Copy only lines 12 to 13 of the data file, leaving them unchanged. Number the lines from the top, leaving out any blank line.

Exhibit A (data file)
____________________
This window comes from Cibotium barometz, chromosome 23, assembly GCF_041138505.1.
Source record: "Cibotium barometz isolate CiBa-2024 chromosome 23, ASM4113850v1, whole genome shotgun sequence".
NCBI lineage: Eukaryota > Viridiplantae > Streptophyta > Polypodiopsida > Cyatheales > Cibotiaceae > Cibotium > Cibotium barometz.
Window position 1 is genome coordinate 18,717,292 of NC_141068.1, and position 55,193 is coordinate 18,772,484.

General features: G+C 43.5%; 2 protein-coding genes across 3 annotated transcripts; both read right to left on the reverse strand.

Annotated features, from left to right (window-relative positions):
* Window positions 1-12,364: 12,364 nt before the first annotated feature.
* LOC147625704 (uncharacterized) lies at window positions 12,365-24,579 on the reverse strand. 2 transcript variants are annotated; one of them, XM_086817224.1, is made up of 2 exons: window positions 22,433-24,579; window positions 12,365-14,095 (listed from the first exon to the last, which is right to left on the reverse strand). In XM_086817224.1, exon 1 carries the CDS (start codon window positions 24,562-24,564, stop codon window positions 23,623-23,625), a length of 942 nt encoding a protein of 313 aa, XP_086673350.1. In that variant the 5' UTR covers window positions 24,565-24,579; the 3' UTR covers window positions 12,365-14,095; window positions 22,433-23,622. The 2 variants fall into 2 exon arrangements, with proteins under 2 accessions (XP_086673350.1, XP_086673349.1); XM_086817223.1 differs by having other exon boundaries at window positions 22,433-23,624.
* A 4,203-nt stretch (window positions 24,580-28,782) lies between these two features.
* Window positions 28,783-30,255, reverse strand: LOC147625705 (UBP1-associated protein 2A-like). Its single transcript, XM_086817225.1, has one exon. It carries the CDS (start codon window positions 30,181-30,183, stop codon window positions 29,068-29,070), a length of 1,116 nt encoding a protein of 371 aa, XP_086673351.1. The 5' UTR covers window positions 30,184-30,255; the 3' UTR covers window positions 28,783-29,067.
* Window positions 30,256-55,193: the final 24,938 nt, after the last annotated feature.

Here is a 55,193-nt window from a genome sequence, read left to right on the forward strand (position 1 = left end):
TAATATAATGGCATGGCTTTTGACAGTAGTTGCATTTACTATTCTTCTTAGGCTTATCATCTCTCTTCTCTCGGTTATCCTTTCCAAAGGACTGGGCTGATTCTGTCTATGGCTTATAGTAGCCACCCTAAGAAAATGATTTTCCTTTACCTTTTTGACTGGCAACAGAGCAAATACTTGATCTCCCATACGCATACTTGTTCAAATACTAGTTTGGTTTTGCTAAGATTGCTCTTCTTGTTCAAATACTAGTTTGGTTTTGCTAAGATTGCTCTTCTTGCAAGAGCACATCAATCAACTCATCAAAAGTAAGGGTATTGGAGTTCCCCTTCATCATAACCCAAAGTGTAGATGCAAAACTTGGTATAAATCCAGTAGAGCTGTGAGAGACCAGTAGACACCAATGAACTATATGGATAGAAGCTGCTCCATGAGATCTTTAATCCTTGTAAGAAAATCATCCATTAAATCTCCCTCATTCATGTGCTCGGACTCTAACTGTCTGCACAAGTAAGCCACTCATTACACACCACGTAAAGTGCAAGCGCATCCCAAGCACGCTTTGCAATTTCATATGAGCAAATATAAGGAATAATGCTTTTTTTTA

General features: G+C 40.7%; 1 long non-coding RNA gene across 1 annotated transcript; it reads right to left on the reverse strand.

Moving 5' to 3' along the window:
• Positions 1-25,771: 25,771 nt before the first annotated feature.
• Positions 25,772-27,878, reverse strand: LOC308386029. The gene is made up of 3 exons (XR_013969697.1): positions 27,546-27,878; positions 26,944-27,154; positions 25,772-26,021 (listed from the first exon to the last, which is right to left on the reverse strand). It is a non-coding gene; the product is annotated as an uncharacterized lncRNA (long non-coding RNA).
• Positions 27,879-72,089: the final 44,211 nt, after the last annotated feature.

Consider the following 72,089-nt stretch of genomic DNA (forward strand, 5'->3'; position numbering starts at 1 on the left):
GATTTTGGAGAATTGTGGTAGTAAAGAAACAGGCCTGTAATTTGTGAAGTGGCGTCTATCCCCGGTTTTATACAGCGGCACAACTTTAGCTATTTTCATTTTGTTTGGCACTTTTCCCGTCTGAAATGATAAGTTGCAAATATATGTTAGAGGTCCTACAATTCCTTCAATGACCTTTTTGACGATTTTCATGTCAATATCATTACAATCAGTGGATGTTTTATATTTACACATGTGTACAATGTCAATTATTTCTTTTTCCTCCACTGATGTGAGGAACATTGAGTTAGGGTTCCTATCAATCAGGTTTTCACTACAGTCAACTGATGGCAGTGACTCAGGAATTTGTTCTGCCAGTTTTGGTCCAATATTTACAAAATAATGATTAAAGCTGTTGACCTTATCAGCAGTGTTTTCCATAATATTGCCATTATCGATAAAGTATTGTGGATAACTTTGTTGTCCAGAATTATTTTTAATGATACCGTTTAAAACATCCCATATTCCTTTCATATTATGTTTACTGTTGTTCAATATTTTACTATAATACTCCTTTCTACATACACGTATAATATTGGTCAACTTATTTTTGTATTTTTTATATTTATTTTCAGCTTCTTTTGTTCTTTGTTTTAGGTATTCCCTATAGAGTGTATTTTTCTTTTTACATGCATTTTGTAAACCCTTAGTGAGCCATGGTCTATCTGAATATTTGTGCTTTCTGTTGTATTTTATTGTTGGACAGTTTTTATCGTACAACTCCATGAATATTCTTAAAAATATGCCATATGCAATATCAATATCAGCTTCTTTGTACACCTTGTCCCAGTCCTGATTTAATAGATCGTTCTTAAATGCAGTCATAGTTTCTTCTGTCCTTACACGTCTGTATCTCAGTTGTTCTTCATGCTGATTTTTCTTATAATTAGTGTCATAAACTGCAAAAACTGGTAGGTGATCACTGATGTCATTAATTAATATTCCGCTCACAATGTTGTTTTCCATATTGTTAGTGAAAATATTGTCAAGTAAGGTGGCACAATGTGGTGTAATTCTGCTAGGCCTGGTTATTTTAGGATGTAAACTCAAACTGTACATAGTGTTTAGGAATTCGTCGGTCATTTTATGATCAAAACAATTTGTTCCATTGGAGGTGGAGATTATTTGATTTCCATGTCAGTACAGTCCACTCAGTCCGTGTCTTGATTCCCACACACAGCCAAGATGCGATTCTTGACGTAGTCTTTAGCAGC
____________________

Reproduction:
Here is a 55,193-nt window from a genome sequence, read left to right on the forward strand (position 1 = left end):
TAATATAATGGCATGGCTTTTGACAGTAGTTGCATTTACTATTCTTCTTAGGCTTATCATCTCTCTTCTCTCGGTTATCCTTTCCAAAGGACTGGGCTGATTCTGTCTATGGCTTATAGTAGCCACCCTAAGAAAATGATTTTCCTTTACCTTTTTGACTGGCAACAGAGCAAATACTTGATCTCCCATACGCATACTTGTTCAAATACTAGTTTGGTTTTGCTAAGATTGCTCTTCTTGTTCAAATACTAGTTTGGTTTTGCTAAGATTGCTCTTCTTGCAAGAGCACATCAATCAACTCATCAAAAGTAAGGGTATTGGAGTTCCCCTTCATCATAACCCAAAGTGTAGATGCAAAACTTGGTATAAATCCAGTAGAGCTGTGAGAGACCAGTAGACACCAATGAACTATATGGATAGAAGCTGCTCCATGAGATCTTTAATCCTTGTAAGAAAATCATCCATTAAATCTCCCTCATTCATGTGCTCGGACTCTAACTGTCTGCACAAGTAAGCCACTCATTACACACCACGTAAAGTGCAAGCGCATCCCAAGCACGCTTTGCAATTTCATATGAGCAAATATAAGGAATAATGCTTTTTTTTA